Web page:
Friday, February 15, 2008

Hollywood HoJo

 Northwest Corner of Hollywood & Vine

(This sign is actually at the northeast corner)

Howard Johnson's 
6301 Hollywood Boulevard

In the 1970's and early '80's, a favorite (and relatively safe) place to hang out at was the Hollywood Howard Johnson's coffee shop. 

Located at the northwest corner of Hollywood & Vine - it was clean and familiar. It offered a short respite from the wild things going on outside. 

And... it was open 24/7 hours with breakfast served all day!

Here, under the familiar orange roof, want-to-be actors, hopefuls, agents, tourist and everyday street urchins congregated.

Directly across the street to the south was another favorite place - the Hollywood Broadway Department store. (Though it left town in 1982).

1976 - USC digital archives

Way Back When on the northwest corner

Long ago - the northwest corner of Hollywood and Vine Street sat the home of early Hollywood pioneer and land speculator George Hoover. Hoover was part of the L.A. Pacific Boulevard and Development Company. He was also president of Hollywood's first bank - the Bank of Hollywood and was one of the builders of the fashionable Hollywood Hotel (located at Hollywood and Highland).  
The Laemmle Corner

In 1925 German immigrant and movie maker Carl Laemmle purchased the property from George Hoover for $350,000. Laemmle was president of Universal Pictures Corporation and had a very successful movie studio in the San Fernando Valley.
Laemmle planned to build an elaborate 900-seat theater and office building  (with a New York department store) on the site. However this never happened.
Proposed Laemmle Building

L.A. Times 

The economic depression of 1929 hit hard and Laemmle's building plans were put on hold.  The site sat vacant except for billboards advertising Universal Pictures in release. 

Looking west from Hollywood Blvd.  and Vine St.

USC digital archives

Carl Laemmle opened the the one story CoCo Tree Cafe on his property at the northwest corner of Hollywood and Vine.

The CoCo Tree was designed by modern architect extraordinaire Richard Neutra. It was designed in the International style. The entire front was plate-glass. It was all very sleek, with tall ceilings letting in natural lighting. There was lots of chrome, linoleum and stainless steel.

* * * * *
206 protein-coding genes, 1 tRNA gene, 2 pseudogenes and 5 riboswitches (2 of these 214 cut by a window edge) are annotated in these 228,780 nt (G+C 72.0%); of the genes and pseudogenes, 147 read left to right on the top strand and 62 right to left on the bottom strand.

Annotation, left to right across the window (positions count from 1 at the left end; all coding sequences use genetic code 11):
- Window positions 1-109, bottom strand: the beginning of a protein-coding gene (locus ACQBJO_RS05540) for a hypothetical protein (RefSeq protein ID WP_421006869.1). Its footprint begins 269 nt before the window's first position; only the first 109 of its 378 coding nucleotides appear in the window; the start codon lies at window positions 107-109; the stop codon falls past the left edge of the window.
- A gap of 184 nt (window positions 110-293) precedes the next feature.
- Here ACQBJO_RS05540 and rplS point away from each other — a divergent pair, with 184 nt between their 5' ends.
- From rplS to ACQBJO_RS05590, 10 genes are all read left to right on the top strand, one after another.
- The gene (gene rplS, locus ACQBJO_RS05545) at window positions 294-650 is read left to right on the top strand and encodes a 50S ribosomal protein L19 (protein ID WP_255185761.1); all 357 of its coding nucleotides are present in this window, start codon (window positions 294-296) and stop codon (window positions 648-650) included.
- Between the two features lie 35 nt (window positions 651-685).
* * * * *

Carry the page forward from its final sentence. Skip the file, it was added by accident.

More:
Laemmle lined the top of the cafe with large billboards to advertise his latest Universal Pictures release.

Looking west from Hollywood and Vine from CoCo Tree Cafe

USC digital collection
The CoCo Tree was located a couple doors away from Eddie Brandstatter's and David Covey's Sardi's restaurant. Sardi's was designed by fellow modern architect extraordinaire  - Rudolf Shindler.
Other businesses along this stretch of Hollywood Boulevard included a couple tailoring companies, a men's shop, Radin Jewelry, Vanity Fair Lingerie and Horton & Converse Pharmacy (at 6313 Hollywood Blvd).
 The 12-story Guaranty Building was on the northeast corner of Hollywood and Ivar. 
1939 photo:USC digital archives

Sardi's at 6315 Hollywood Blvd.

 In 1939, Carl Laemmle died. The property stayed part of the Laemmle Family Trust.
Melody Lane Years  (1940 - 1955)

In 1940, restaurateur Sidney Hoedemaker of the Pig 'n' Whistle - Melody Lane chain, leased the northwest corner Hollywood and Vine transformed it into a Melody Lane restaurant.
LAPL digial archives

Hoedemaker did not care for Neutra's International style of architecture and he had the restaurant redesigned more to his liking. He hired coffee shop modern architect Wayne McAllister and S. Charles Lee to do the design. 

UCLA archives

UCLA archives

Melody Lane opened September 1940
L.A. Times

Looking west from northwest corner of Hollywood and Vine


1949 postcard - LAPL digital archives

View west from Hollywood and Vine
1953 photo: USC digital archives

Melody Lane was part of the Pig N Whistle chain of restaurants. In the '20's and '30's  Pig 'n' Whistle restaurants were very popular. They appealed to people of all ages.  The atmosphere was restful and artistic and it served up all American dishes at reasonable prices. 

Kids could get a souvenir booklet called Pig's in Ever Ever Land. It included 16 pages of large type and at least 20 sketches of all the notable Ever Ever Land characters from Little Bo Peep to the Mad March Hare

LAPL menue collection

Breakfast, lunch and dinner was served. In 1939, the deluxe dinner was $1.25.  Children could choose from the Old Mother Hubbard menu at 25 cents to Cinderella's at 45 cents. 

Other Pigs in the Poke

Pig 'n' Whistle was founded in 1905  by restaurant and hotel man John H. Gage. The first was located at 224. S. Broadway (next door to City Hall). In 1912 Gage opened his 2nd Pig 'n' Whistle at 212 W. 5th Street. In 1914 a third restaurant was opened in Pasadena and a 4th at 712-14 S. Broadway in downtown L.A.